One of the main problems with container gardening in a desert environment is the overheating of the plants' roots. In contrast to a normal plant with its roots insulated deep in the ground, the container plant's root system is separated from 100 degree (37.8 c) plus temperatures only by a small amount of dirt and the thin walls of its container. Further, as the hot desert Sun shines on the container walls, the soil temperatures inside climb even higher. These conditions often combine to bake a plant's roots and impede its development.
The other day, as I was putting my reflective windshield screen up in my car, I had an idea. If the reflective material is so effective at keeping the Sun out and temperature down inside the closed environment of my car's interior, the same should be true about the temperature inside a plant container. So, with this in mind, I grabbed some aluminum foil and went out and wrapped it around the 15 gallon (56.7 liter) container into which I had recently transplanted a Black Prince tomato seedling.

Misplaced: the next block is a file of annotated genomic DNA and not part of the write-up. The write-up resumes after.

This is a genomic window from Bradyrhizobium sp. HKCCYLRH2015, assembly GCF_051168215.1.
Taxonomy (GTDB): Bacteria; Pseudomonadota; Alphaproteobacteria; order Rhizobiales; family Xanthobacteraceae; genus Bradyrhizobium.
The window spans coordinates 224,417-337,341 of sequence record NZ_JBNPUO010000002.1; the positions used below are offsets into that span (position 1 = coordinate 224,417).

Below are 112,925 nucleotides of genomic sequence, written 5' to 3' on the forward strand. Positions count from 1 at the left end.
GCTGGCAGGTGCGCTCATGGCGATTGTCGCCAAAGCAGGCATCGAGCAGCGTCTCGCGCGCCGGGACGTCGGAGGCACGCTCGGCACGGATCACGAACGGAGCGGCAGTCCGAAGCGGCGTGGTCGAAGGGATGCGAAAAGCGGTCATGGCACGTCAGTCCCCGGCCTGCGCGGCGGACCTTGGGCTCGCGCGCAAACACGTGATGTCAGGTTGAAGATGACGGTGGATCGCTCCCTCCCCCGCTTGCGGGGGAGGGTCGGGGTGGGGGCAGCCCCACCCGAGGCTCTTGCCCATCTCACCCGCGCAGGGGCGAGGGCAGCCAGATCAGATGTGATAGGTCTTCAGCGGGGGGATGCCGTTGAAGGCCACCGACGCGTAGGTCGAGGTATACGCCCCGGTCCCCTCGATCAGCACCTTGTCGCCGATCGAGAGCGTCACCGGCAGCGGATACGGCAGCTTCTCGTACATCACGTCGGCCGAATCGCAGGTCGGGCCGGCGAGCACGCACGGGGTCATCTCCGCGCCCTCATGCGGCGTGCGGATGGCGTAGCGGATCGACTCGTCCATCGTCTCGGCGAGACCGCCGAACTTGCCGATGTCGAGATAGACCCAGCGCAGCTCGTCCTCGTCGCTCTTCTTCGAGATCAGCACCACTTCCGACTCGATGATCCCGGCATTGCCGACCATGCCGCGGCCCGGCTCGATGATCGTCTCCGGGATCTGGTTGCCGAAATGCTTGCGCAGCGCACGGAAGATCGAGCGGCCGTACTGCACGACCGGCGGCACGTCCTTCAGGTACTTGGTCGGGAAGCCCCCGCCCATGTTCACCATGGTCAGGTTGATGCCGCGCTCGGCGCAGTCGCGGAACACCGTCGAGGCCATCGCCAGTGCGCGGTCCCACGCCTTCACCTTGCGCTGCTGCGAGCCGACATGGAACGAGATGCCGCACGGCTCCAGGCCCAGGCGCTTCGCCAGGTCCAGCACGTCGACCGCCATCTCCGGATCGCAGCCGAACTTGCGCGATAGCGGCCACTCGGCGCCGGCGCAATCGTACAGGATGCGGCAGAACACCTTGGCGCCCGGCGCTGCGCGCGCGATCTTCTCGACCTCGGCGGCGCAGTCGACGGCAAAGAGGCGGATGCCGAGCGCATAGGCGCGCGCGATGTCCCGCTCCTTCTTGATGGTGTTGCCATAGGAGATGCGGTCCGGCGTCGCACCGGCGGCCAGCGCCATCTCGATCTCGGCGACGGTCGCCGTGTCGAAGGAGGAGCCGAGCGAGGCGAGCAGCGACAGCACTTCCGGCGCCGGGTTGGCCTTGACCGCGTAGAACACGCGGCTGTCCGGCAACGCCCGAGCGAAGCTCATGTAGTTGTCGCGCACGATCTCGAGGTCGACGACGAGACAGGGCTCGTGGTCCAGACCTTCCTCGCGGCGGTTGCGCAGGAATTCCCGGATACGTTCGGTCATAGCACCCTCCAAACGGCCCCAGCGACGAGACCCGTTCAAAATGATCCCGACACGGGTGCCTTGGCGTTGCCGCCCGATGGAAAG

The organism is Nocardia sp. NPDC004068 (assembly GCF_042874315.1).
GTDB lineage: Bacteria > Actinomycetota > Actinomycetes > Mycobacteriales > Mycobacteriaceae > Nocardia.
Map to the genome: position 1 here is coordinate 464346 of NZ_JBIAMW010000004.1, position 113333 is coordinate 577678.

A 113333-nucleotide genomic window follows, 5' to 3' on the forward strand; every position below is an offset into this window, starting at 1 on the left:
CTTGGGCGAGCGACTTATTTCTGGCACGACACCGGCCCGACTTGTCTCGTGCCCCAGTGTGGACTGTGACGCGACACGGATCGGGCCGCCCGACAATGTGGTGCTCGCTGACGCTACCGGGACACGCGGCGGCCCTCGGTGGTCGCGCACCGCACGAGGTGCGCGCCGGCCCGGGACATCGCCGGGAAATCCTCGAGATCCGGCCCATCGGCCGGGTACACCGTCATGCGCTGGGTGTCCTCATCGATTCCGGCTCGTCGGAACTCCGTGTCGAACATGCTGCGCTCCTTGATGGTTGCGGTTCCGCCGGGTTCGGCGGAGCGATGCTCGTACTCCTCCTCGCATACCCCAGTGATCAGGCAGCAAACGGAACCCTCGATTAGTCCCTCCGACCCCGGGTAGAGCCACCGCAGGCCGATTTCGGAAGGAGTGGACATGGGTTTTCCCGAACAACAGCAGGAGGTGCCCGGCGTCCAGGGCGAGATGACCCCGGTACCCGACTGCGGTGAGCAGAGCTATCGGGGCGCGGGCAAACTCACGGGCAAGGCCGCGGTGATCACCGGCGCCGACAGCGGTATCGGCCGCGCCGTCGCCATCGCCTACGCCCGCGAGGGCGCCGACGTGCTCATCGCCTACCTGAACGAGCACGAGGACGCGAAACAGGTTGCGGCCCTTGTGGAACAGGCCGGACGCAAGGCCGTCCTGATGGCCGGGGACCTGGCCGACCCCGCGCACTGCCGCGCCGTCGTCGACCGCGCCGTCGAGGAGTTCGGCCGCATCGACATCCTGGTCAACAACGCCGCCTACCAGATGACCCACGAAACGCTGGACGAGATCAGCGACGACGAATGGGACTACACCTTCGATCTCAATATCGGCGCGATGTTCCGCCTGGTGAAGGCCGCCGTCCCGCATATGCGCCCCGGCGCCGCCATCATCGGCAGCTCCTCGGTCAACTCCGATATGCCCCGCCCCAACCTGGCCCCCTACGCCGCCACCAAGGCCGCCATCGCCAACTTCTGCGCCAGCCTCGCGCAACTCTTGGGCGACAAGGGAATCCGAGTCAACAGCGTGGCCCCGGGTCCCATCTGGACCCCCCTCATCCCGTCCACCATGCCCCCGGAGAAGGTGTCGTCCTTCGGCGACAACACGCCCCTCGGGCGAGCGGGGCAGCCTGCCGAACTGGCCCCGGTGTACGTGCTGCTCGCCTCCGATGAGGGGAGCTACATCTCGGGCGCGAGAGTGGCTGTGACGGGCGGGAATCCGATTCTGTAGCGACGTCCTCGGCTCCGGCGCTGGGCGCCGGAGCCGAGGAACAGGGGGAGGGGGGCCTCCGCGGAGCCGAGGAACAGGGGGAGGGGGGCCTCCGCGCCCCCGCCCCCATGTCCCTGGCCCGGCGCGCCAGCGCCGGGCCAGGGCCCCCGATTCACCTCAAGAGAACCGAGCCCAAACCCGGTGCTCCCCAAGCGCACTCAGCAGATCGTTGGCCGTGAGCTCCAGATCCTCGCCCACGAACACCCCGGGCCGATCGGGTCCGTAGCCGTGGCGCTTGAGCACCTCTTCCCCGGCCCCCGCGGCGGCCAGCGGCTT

The foil experiment seems to have been successful. During the hottest part of the day, the soil temperature in the wrapped container is noticeably cooler than in the unwrapped ones nearby. The only downside is that it looks like something that should be on a spaceship.
The panel for our solar powered walkway lights adds to the spaceship look.